Johnson & Johnson
The transaction, announced on Thursday, will, among other things, give J&J a 25 percent interest in a closely watched Alzheimer's drug called bapineuzumab, which Elan is developing in a 50-50 partnership with Wyeth. Wyeth is being acquired by Pfizer Inc
The agreement caps a lengthy battle between Elan and some of its largest shareholders, who had called on Elan to shake up its board, streamline operations and tighten what they considered lax corporate governance.
Last month, the company agreed to nominate two dissidents to its board, including Jack Schuler, a shareholder who publicly called for the resignation of Elan's chief executive, Kelly Martin.
As a potential board member, Schuler declined to discuss the J&J transaction, but another of Elan's previous critics welcomed it.
We are encouraged by this deal, said Matt Strobeck, partner at Westfield Capital Management Co, which holds 18.8 million Elan shares. Now not only is the balance sheet strengthened but we believe the board has been dramatically improved.
Elan said it plans to use the new funds to cut its debt by 70 percent to about $400 million. Moody's Investors Service said it has placed Elan's ratings under review for a possible upgrade.
The transaction is expected to have a very favorable impact on Elan's capital structure and liquidity profile, said Moody's Senior Vice President Michael Levesque.
On the New York Stock Exchange on Thursday, Elan
For New Brunswick, New Jersey-based J&J, the deal represents a leap into a therapeutic area in which it has only a limited presence.
J&J sells Reminyl, which is in the same class of medicines as Pfizer Inc's best-selling Aricept treatment for Alzheimer's disease. But the drugs, which block an enzyme called acetylcholinesterase, only slightly improve cognition and for a very brief period.
Combined U.S. sales of all Alzheimer's drugs rose to $3.4 billion last year, according to market research firm IMS Health, but analysts believe revenue could explode if new medicines can appreciably slow damage to the brain and memory.
J&J has a much better chance to make bapineuzumab successful than Elan because it has the resources to conduct trials and distribute it, said David Katz of asset manager Matrix Asset Advisors. And from a patient perspective, to have J&J involved is a good thing.
But the bet on bapineuzumab is risky.
Some analysts have all but written the drug off after a mid-stage trial showed that while it helped some patients with a certain genetic profile, it raised the risk of potentially serious side effects in the brain.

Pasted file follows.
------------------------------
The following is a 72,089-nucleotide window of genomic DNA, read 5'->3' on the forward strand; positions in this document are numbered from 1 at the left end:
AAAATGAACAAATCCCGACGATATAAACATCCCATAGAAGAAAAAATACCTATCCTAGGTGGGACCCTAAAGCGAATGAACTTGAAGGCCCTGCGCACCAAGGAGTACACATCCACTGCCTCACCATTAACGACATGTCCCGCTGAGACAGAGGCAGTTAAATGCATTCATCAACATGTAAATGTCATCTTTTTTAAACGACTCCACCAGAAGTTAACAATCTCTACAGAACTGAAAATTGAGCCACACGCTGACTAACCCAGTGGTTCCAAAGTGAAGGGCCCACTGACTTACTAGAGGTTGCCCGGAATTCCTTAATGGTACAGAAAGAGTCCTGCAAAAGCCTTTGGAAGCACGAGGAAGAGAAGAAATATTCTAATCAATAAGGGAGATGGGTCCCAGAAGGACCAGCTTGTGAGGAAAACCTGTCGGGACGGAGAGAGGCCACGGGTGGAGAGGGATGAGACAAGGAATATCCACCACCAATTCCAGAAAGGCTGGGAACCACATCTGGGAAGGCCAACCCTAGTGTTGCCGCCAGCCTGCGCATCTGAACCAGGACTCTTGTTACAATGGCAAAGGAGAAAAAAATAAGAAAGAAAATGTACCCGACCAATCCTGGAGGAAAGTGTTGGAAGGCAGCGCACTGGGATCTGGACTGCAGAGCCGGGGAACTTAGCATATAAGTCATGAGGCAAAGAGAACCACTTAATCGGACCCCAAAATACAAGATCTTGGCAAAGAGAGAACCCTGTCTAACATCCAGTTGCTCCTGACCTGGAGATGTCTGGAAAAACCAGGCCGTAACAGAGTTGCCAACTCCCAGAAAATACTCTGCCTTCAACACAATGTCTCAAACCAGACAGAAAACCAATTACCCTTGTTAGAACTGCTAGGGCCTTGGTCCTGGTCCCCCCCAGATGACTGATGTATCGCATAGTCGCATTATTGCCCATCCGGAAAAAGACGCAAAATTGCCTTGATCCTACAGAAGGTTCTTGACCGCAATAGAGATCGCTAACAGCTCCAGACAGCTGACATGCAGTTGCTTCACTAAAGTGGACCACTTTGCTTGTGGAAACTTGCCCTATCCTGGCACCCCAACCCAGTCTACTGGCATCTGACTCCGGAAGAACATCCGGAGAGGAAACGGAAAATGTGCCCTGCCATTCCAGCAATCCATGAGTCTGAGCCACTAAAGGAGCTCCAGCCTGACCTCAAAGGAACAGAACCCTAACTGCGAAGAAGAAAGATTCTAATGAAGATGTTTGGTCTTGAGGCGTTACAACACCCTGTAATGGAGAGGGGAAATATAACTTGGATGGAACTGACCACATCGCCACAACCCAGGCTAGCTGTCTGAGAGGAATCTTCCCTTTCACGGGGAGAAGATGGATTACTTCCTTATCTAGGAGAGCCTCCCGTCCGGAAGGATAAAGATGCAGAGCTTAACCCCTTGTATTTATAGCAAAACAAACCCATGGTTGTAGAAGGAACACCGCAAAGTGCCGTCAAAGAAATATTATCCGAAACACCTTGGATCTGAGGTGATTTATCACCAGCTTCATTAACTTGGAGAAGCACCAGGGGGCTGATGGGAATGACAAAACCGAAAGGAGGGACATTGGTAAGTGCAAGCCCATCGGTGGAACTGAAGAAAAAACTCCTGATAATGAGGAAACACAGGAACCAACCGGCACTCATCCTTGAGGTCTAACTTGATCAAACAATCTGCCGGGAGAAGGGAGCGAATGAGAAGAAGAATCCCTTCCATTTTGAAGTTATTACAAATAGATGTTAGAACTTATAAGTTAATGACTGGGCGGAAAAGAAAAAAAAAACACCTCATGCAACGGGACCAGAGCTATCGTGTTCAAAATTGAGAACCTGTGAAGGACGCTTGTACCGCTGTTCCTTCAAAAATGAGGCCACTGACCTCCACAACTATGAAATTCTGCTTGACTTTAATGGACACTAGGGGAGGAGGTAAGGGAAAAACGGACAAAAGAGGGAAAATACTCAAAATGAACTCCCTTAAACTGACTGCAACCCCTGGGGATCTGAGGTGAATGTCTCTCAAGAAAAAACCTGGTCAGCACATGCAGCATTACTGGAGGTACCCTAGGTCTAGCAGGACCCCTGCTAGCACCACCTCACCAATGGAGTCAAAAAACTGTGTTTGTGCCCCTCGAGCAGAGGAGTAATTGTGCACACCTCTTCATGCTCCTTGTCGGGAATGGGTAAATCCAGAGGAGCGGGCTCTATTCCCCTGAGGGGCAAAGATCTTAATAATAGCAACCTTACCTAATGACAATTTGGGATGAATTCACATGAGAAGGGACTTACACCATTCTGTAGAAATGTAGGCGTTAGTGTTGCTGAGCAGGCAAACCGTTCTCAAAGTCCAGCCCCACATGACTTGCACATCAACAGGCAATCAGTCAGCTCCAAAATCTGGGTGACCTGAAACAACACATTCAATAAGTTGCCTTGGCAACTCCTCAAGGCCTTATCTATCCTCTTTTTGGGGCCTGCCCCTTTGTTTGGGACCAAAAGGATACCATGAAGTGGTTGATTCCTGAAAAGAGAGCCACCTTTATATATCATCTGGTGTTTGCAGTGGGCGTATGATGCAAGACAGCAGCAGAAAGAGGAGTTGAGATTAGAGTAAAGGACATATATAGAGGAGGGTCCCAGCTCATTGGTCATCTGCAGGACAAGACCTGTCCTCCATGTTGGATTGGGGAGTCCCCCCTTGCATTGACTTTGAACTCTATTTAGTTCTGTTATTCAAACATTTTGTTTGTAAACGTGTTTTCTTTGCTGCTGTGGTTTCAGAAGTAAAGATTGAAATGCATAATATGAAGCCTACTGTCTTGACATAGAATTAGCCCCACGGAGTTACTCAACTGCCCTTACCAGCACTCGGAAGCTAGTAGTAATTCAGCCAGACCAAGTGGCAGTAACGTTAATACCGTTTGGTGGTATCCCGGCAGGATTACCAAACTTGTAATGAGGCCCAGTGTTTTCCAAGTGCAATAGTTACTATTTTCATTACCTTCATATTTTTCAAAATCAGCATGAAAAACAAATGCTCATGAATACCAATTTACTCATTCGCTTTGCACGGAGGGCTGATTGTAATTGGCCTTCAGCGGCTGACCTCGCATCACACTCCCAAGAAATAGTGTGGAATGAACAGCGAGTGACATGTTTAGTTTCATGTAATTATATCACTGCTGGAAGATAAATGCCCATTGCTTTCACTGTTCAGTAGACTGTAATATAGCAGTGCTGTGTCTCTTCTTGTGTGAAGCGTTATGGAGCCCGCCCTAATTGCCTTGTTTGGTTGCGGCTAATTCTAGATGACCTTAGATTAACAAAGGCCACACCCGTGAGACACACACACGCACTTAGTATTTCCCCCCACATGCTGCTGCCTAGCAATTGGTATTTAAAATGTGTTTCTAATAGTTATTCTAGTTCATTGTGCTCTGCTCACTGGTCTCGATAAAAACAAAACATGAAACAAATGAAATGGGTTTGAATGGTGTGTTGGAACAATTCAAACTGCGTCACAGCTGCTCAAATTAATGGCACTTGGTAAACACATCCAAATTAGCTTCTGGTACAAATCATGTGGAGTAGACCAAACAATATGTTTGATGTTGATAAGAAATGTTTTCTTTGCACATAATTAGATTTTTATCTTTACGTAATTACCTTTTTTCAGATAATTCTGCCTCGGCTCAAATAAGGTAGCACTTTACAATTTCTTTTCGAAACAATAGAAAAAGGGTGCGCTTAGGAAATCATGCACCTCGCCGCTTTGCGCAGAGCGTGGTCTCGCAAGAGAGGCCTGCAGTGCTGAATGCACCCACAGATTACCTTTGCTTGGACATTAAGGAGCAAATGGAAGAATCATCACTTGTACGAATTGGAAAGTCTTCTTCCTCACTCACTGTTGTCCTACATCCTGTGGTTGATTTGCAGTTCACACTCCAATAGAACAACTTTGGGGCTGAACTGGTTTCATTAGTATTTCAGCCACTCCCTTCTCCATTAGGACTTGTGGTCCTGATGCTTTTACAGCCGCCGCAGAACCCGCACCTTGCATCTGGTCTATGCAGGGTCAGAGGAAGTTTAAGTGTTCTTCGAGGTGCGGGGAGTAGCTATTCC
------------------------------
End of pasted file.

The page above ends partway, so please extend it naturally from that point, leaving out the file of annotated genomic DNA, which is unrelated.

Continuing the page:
For J&J, which sells an array of products ranging from Band-Aids to arthritis drug Remicade, the potential warrants the risk.
The fact that this drug may have potential to delay disease progression, we believe is significant, said company spokesman Srikant Ramaswami.
Elan and Wyeth remain committed to the drug, which is Elan's most advanced product. But under the transaction with J&J, Elan will receive 25 percent of any profit instead of the 50 percent it would have received previously.
That is because J&J and Elan plan to form a new company, which will be 50.1 percent owned by J&J and 49.9 percent owned by Elan. J&J will contribute an initial $500 million to the venture. Elan will contribute its Alzheimer's immunotherapy program.
Elan loses control of one of its babies but they have a stake in it once it gets to market so they will get their due returns for the work they have put in, said Ian Hunter, an analyst with Dublin-based Goodbody Stockbrokers.
Elan said the new entity will be governed by a seven-person board. Five members will come from J&J.
As many as 5 million Americans are believed to have Alzheimer's disease, a progressive neurological condition associated with aging.
The deal adds to Elan's complicated series of partnerships. Its main product is the multiple sclerosis drug Tysabri, which it markets together with U.S. biotechnology company Biogen Idec Inc
Elan said it has no intention of selling any part of Tysabri. Naomi Aoki, a spokeswoman for Biogen, said J&J's entry will make no difference to its partnership with Elan.
J&J said the transaction would dilute its adjusted earnings in 2009 by between 2 and 3 cents a share.
Elan said it will update its financial guidance on its next earnings call, but it expects to be profitable on a pretax basis by the end of 2010.
(Reporting by Toni Clarke; Additional reporting by Ben Hirschler, Carmel Crimmins, Lewis Krauskopf, Ransdell Pierson and Jessica Hall; Editing by Maureen Bavdek, Richard Chang, Tim Dobbyn)